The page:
How to create a virtual machine server image from a physical CentOS server

I run a couple of servers over at a server farm. All of those machines run VMWare ESX, so today I wanted to move my last physical server to a VMWare image. If you want to convert a physical Windows machine then your task is quite easy. Start up the freely available VMWare Converter and start converting your physical machine to a virtual one. But what about when you need to convert a Linux server?

Since I really did not want to setup a new CentOS machine with all the packages I need and copying stuff from the physical to the virtual I did the following steps successfully. Keep in mind that this is on CentOS 5.2. I am sure this works for other Linux distributions as well.

  1. Create a new virtual machine and install the bare minimum CentOS. I used the CentOS NetInstall Option. This takes about 20 minutes or so.
  2. Now, create a “backup” directory on the root level (“/”) of your disk and copy the following directories into this backup directory;
    1. boot
    2. etc/fstab
    3. lib/modules
  3. Then on your physical server create tarball with the following directories included;
    1. boot
    2. bin
    3. etc
    4. home
    5. lib
    6. sbin
    7. usr
    8. root
    9. var
    10. opt

    Include any other directories that you need or have created. You should not need to include the “tmp” or the “lost & found” one. It is important to keep the permissions settings and this use the following command to create the tar;
    tar czvfp physicalserver.tgz <directoriesabove>
    (be prepared to make yourself some coffee in the meantime)

  4. Copy the file physicalserver.tgz to your new virtual machine.
  5. On the virtual machine move the physicalserver.tgz to the root (“/”) folder and extract it. This will probably take some time and you should get to your second cup of coffee.
  6. Once it has finished extracting do not attempt to reboot the server. Doing so will most probably render your image unbootable!
  7. Copy all of the directories within the backup directory to their original position (the ones from step 2) and confirm to overwrite existing files.
  8. Once done, issue the command “grub”. You will then be in the grub editor. Type the following commands to create a new MBR;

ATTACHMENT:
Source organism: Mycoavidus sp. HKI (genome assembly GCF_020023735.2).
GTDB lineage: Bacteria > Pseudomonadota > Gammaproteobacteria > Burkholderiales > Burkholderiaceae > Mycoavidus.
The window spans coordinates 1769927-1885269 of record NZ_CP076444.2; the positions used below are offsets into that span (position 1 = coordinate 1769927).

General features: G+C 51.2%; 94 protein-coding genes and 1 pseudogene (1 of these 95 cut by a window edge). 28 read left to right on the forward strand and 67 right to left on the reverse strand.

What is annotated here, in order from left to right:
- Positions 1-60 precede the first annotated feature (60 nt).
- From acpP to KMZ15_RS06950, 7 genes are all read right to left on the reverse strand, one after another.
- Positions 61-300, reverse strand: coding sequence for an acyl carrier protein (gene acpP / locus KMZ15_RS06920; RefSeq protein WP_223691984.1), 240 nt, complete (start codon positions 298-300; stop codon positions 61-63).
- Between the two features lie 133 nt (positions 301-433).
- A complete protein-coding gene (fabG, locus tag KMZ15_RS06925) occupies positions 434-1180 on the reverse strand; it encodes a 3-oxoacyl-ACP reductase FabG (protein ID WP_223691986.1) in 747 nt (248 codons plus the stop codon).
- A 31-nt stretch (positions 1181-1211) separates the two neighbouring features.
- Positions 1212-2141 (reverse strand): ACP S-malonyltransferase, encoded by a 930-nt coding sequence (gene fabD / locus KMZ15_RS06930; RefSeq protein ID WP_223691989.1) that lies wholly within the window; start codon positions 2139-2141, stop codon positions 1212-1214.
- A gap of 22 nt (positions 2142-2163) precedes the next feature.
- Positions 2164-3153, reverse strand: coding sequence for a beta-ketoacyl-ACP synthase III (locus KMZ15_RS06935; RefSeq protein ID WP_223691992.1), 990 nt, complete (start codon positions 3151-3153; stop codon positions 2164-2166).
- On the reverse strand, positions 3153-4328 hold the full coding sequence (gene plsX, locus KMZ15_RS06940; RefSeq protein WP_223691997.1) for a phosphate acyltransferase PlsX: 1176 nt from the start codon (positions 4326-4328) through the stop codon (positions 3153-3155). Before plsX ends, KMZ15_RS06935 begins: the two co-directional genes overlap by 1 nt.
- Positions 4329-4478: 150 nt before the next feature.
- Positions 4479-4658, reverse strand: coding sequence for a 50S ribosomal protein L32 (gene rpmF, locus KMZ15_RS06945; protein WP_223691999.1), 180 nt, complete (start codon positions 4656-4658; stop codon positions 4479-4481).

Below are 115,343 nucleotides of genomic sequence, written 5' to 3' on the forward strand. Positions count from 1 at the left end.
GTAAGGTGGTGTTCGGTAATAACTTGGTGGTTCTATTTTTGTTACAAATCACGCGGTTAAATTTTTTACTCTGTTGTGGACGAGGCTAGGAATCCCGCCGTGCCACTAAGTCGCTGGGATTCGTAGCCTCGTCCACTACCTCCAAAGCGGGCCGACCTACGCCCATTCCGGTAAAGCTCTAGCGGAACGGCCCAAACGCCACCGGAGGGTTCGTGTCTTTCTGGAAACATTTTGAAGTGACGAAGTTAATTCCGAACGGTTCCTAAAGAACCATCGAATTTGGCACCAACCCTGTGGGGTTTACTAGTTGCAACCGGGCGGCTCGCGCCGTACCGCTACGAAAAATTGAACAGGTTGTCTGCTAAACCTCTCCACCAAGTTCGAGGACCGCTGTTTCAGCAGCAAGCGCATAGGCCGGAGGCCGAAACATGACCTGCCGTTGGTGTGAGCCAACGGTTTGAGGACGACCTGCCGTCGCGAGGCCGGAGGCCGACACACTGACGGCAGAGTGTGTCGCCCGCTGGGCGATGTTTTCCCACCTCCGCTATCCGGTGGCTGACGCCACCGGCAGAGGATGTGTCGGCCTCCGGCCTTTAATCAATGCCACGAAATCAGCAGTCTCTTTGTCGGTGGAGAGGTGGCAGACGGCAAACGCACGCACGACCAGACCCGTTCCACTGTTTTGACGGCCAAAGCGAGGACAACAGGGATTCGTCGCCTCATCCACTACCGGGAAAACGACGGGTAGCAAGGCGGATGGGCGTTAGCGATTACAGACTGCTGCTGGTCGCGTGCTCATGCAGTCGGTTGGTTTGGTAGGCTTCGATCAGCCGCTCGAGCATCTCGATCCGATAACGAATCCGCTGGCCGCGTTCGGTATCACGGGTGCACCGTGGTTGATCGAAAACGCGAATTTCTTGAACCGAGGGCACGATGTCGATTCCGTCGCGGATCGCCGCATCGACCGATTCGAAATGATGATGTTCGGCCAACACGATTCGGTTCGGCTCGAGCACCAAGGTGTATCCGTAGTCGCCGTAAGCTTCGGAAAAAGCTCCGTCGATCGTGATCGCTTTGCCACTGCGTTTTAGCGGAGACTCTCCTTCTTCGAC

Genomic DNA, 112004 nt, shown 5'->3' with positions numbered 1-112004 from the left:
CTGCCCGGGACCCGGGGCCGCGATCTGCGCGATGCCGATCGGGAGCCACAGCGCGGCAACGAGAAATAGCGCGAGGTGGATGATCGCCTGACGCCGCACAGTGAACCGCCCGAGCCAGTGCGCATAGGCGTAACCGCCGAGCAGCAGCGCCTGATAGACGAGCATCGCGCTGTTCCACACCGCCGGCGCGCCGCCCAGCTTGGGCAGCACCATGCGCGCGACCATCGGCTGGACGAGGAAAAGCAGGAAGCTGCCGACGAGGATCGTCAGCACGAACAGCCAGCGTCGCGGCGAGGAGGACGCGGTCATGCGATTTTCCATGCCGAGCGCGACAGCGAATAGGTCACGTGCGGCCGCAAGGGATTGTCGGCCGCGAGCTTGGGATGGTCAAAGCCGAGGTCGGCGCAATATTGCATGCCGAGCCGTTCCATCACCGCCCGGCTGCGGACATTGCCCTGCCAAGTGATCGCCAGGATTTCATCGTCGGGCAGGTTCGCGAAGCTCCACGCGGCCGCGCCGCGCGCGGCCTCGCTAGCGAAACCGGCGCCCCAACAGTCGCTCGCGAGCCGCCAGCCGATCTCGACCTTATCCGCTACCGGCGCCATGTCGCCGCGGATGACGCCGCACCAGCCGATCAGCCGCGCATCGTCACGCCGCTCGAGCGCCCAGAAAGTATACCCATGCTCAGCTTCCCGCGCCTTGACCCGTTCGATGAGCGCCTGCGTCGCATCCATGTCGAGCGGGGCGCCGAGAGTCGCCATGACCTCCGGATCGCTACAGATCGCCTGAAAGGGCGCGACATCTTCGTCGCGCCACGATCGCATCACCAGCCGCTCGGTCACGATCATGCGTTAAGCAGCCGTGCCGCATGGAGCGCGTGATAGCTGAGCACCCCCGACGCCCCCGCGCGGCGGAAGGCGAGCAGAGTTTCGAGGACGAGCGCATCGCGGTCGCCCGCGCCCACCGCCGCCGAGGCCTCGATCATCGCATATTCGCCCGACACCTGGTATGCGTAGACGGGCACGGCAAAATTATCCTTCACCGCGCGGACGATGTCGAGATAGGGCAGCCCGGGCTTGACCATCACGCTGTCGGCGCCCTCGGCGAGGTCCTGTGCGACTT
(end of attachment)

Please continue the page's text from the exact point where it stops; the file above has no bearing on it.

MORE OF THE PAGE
1. root (hd0,0) (this is hd<zero>,<zero>)
    2. setup (hd0) (this is hd>zero)
      You should see some confirmation messages. Type “quit” to exit the editor.
  9. Now reboot the server and pray 🙂

I have done the above steps with 3 servers and it has always worked without problems. But there are some post-reboot steps that you should do as well. They are;

  1. Network Adapter. During the move above you will loose your network adapter. Thought CentOS still got everything setup and all working, you wont be able to reach outside of the virtual machine. Funny thing is that the Network Adapter in the Virtual Machines Configuration Settings also shows no problem. To make it work again you have to remove the Network Adapter in the Virtual Machine Settings and add one again.
  2. Install VMWare Tools. Since your physical server has no VMWare Tools installed this is a obvious step.
  3. Run security configuration. In my case, after step 1 and 2 above were done, I still could not get outside of my network. This was due to a mess up with the security settings of CentOS and most probably SELinux is running and prohibiting any network traffic. Simply run “system-config-security” in the shell and adjust your settings.
  4. Reboot your server.

With the above steps you should have a full copy of your physical server on your virtual machine environment. Let me know how it goes for you in the comments.